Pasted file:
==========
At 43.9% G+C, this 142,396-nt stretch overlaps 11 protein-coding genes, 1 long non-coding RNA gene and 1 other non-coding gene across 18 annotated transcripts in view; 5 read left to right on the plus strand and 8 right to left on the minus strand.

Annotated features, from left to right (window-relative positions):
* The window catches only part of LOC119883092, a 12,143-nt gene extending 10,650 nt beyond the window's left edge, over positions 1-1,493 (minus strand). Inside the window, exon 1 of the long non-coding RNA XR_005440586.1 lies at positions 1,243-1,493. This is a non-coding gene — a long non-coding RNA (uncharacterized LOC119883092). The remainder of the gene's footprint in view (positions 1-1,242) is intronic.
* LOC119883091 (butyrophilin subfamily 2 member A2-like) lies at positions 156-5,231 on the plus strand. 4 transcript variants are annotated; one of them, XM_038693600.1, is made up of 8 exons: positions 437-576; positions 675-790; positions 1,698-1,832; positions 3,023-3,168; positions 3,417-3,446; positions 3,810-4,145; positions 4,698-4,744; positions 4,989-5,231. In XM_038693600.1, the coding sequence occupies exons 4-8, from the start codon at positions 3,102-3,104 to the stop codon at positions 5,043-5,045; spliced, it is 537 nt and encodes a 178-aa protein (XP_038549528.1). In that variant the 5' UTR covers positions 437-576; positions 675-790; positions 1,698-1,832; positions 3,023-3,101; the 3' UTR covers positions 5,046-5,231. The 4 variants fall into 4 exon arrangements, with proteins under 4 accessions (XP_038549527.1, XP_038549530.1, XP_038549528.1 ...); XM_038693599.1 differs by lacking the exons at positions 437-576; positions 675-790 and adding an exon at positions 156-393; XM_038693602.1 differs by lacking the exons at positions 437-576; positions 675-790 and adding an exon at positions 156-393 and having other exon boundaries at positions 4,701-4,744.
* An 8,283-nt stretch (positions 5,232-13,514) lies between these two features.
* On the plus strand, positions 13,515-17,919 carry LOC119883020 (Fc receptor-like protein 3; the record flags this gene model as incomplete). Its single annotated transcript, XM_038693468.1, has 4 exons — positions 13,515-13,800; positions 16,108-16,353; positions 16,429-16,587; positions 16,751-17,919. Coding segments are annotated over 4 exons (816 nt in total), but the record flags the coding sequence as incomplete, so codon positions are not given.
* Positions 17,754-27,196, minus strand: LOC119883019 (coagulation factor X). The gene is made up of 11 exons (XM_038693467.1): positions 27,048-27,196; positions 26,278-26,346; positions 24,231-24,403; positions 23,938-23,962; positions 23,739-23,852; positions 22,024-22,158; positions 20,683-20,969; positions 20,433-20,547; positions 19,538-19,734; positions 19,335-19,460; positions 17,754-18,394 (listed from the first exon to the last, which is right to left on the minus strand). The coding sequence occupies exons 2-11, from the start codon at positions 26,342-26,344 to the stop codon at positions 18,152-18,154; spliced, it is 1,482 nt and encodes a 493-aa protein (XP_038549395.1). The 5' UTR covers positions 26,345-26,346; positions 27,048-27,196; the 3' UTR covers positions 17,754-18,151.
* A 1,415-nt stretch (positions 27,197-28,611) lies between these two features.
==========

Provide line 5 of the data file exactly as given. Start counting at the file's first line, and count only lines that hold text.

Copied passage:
* An 8,283-nt stretch (positions 5,232-13,514) lies between these two features.